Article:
Smoothies and Shakes: how “GOOD” are they for weight loss

Patients often tell me they are eating “healthy” because they make smoothies every morning or juice every day.

Not all smoothies and shakes are created equal.

Tasty  smoothies often contain a lot of fruit, dairy, and additional sugar. For example, an all natural homemade smoothie consisting of  a banana, honey, yogurt, and fresh fruit might set you back a whopping 400 or more calories in one sitting!

Unless you have done intense aerobic or anaerobic activity for an hour or two, you do not need 400 calories of sugar and carbohydrate in one sitting. The body can only metabolize  small portion of those calories to  make up for the immediate calorie “deficit” while the rest get stored as….FAT.

What’s more, the blender has already done the work that your metabolism should be doing. By chewing and digesting whole foods, you body kicks into metabolic gear by simply breaking down the food. The more protein and fat, the more work the metabolism must do (see my notes on Thermogenesis) and thus the more calories you burn!!

Unless you are using a physician directed protein shake supplement or need a smoothie for convenience sake, my opinion is to EAT food, not drink it, in order to burn more calories and rev your metabolic rate.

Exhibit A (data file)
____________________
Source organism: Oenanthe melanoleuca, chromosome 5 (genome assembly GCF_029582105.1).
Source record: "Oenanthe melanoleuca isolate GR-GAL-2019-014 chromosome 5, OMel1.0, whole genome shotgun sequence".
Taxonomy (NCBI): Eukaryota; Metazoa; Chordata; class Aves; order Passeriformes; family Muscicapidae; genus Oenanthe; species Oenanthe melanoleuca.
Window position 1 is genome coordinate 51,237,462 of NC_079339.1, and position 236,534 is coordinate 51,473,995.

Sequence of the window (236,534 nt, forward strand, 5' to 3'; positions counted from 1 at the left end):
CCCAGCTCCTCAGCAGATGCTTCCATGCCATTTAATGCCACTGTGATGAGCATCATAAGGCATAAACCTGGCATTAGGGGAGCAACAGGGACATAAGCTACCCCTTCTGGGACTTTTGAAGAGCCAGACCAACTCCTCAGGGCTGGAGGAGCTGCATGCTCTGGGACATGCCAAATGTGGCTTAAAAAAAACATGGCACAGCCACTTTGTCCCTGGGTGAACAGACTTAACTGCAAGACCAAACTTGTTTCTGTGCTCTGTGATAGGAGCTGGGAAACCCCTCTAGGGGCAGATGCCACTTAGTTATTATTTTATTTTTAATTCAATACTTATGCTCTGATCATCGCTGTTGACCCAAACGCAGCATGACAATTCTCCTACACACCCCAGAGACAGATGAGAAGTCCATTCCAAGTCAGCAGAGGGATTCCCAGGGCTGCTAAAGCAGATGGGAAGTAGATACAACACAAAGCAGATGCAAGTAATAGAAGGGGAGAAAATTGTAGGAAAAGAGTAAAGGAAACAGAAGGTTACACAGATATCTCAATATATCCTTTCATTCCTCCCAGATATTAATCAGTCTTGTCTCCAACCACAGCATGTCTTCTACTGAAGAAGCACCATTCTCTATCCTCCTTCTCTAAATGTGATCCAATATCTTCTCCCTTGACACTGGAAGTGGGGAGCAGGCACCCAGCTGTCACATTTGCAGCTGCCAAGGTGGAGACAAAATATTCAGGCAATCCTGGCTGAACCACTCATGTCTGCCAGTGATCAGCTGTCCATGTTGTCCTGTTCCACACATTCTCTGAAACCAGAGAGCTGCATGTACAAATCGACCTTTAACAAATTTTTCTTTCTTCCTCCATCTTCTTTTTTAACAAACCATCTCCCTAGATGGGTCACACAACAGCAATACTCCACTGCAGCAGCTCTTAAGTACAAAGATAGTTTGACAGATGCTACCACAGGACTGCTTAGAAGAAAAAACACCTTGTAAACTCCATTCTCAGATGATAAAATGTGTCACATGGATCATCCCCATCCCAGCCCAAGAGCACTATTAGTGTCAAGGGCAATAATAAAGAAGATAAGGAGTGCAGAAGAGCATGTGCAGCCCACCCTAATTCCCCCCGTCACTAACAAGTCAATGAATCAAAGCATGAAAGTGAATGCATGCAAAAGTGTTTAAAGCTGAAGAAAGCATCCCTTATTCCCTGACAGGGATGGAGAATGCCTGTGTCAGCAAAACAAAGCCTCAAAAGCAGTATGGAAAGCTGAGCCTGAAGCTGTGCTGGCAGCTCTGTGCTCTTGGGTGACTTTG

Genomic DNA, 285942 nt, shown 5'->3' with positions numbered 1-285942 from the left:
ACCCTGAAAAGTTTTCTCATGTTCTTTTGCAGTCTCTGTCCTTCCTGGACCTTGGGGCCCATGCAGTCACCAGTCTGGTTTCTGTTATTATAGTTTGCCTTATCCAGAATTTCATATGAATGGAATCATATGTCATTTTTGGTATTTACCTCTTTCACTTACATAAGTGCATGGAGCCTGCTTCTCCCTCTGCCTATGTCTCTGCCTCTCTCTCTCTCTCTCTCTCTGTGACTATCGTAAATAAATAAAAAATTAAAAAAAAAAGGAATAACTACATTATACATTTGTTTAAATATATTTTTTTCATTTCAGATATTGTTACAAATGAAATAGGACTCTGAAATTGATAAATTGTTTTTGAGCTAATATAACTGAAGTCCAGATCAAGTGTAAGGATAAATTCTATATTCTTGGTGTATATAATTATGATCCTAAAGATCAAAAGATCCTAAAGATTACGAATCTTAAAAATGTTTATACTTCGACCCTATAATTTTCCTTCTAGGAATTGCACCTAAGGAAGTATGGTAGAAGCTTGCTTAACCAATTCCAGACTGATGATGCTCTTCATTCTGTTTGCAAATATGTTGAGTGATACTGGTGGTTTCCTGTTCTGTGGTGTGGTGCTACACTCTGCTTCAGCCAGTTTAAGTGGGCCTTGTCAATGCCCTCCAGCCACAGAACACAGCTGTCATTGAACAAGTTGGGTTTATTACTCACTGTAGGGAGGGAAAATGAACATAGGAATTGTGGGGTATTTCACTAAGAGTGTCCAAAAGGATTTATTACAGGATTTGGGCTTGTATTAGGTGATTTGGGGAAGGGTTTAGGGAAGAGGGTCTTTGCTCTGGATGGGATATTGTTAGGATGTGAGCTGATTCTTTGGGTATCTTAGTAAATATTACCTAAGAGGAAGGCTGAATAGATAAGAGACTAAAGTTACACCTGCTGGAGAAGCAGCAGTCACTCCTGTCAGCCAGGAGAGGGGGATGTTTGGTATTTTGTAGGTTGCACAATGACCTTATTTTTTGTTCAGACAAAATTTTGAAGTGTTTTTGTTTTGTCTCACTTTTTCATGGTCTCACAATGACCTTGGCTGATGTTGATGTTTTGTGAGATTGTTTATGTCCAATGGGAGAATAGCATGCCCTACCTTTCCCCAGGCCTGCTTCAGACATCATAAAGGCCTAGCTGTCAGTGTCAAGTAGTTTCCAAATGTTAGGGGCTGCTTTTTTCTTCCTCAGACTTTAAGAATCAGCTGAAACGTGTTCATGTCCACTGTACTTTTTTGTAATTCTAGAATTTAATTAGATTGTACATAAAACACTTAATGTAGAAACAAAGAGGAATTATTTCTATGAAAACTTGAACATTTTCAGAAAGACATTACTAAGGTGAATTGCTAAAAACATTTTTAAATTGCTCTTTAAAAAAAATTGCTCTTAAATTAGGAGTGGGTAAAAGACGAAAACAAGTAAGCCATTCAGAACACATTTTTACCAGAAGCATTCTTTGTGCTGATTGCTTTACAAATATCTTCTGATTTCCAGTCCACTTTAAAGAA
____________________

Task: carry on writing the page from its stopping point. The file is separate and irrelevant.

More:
Mindful Eating and Weight Loss

Good food should be enjoyed, slowly, with thought and emotion.

Did you know that there are dietary and weight loss benefits by simply slowing down to think about, plan, eat, and enjoy high quality food?

By becoming aware of the positive and nurturing qualities of food selections, and being aware of hunger and satiety cues, you can develop a mindful eating process where you respect your inner relationship with food and the wisdom with which you make your food choices.

It may be used as an opportunity to meditate upon your thoughts, emotions and feelings in the present, ultimately reducing stress hormone levels that lead to weight gain.

According to the Center for Mindful Eating, “positive and nurturing opportunities that are available through food selection and preparation by respecting your own inner wisdom. By using all your senses in choosing to eat food that is both satisfying to you and nourishing to your body, acknowledging your responses to food (likes, dislikes or neutral) without judgment, and becoming aware of physical hunger and satiety cues to guide your decisions to begin and end eating you can change your relationship to food.”

New Year, New You

So, 2016 is coming to a close. The proverbial “new year’s resolution” hangs over your head. For many, it is  a commitment to losing weight….not just to look good, but to feel more energetic, help with mood, increase fitness ability, and improve overall health for the long term.

I love this quote:

“Yesterday, you said tomorrow.”

Here’s to making a commitment and sticking to it in 2017.

I am ready to help if you are ready!